"A study by David Autor, Christopher Palmer, and Parag Pathak measures the spillover effects of the 1995 end of rent regulation in Cambridge Massachusetts to reveal an increase in value of uncontrolled Cambridge housing by 2003 due to decontrol.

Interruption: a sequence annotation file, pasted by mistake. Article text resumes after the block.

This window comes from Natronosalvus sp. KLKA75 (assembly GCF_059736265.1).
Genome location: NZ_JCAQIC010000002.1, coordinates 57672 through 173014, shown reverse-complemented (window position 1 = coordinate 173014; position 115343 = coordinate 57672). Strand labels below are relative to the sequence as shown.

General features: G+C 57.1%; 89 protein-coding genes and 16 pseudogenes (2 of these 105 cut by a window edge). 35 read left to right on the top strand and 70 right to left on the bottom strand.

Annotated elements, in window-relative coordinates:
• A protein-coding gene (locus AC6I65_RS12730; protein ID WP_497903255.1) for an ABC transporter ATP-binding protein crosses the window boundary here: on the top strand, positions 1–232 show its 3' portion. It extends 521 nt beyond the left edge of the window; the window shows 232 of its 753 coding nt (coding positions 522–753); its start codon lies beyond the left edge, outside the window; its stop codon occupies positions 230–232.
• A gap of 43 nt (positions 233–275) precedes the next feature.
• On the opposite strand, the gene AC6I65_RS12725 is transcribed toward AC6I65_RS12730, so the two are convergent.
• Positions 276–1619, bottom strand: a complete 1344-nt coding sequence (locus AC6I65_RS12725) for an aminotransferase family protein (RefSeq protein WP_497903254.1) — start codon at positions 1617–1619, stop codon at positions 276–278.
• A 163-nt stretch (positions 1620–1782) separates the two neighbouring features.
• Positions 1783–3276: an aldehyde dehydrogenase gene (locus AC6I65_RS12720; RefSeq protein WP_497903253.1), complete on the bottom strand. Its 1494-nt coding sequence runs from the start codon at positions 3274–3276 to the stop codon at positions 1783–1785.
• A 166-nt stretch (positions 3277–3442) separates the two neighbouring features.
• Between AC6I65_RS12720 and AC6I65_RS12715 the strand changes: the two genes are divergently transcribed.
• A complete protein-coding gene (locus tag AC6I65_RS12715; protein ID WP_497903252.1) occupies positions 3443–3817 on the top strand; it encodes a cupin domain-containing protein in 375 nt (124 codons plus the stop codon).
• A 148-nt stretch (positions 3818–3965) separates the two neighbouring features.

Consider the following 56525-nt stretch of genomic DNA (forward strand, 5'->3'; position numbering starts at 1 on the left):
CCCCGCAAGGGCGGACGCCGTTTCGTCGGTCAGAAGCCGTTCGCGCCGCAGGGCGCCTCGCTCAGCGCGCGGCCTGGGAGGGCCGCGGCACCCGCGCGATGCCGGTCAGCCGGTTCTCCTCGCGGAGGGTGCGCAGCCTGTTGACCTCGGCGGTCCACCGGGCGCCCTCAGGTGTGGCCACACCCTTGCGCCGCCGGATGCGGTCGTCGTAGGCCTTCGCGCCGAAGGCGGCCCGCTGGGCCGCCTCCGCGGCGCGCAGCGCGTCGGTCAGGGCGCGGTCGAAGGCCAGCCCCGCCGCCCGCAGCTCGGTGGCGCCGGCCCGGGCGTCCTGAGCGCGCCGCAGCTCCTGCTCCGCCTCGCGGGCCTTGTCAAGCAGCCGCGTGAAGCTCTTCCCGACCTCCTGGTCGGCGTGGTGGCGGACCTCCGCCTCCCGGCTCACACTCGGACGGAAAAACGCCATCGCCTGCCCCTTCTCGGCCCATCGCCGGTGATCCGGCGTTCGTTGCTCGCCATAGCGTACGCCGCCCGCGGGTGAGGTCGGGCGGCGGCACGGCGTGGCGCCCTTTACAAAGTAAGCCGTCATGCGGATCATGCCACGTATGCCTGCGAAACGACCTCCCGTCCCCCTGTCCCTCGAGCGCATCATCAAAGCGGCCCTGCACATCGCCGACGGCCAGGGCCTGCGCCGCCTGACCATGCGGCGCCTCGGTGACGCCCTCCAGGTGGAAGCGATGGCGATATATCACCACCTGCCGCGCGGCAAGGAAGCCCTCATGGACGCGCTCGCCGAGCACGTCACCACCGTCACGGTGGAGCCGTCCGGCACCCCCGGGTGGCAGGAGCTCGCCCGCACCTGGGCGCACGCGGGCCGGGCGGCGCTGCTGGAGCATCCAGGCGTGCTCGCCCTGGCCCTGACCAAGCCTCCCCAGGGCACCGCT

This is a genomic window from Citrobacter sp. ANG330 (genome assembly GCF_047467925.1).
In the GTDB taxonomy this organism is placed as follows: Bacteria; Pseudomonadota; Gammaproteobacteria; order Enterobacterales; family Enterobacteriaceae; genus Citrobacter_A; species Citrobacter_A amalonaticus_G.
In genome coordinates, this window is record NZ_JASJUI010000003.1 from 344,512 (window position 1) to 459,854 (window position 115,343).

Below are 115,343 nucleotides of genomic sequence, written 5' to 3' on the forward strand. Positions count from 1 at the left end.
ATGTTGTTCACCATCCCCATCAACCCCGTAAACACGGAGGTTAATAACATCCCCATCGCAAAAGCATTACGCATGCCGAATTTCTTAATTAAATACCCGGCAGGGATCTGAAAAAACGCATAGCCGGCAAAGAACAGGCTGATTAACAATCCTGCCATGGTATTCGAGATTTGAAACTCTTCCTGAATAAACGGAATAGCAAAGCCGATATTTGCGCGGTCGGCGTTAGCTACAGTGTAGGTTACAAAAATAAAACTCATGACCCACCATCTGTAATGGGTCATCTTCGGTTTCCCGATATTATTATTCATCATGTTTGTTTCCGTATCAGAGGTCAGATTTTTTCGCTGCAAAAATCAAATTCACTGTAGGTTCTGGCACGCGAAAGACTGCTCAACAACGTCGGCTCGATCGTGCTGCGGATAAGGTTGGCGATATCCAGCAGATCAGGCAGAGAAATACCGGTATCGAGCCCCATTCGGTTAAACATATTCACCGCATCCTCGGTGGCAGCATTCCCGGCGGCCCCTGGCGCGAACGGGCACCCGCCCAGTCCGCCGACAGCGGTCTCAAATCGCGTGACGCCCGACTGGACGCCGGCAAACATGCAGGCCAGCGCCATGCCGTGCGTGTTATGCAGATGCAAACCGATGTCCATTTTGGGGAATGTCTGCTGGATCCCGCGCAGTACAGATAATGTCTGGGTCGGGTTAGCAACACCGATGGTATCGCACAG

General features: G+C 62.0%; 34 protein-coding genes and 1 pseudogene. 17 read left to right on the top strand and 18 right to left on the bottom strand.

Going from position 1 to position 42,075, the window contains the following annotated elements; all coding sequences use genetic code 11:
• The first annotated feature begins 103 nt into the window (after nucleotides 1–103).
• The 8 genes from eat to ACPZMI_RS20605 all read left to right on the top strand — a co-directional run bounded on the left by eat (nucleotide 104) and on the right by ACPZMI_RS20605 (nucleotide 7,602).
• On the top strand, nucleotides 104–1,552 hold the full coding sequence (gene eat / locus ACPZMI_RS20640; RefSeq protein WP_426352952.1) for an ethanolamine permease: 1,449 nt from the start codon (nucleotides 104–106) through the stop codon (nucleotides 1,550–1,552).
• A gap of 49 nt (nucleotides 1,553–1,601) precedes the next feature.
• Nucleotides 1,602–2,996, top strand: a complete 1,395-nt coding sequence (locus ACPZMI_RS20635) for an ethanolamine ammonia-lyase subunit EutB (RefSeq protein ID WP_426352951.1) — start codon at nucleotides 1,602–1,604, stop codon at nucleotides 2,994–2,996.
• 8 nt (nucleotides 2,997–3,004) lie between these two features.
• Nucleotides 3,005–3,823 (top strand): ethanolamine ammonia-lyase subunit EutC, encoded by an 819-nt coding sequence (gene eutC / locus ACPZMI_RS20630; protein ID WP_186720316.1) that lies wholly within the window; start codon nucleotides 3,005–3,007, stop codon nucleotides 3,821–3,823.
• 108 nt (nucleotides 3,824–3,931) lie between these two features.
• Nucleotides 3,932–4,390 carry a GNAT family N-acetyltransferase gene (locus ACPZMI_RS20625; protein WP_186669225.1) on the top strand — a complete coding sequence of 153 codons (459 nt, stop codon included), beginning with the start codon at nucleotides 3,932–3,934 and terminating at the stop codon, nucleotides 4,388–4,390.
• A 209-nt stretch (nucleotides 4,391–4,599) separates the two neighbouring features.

"Spillovers in the housing market, such as external effects related to the characteristics of nearby housing or attributes of nearby neighbors, serve as a key building block of urban economics. How did the sudden end of rent control in Cambridge Massachusetts in 1995 impact landlord investment incentives and the assignment of households to locations? Using data on the prices and characteristic of all residential transactions together with exact information on the location of each controlled unit, the study underscores large price effects on uncontrolled properties from the elimination of rent control. The estimates detail neighborhood trends, exposures to rent controlled properties, and controls for geographic locations. Building permit and expenditure data indicate some evidence of investment spillovers for houses in rent control intensive neighborhoods. The elimination of rent control has both a significant direct effect on the prices of controlled properties and an effect on the overall value of uncontrolled Cambridge housing stock due to spillovers."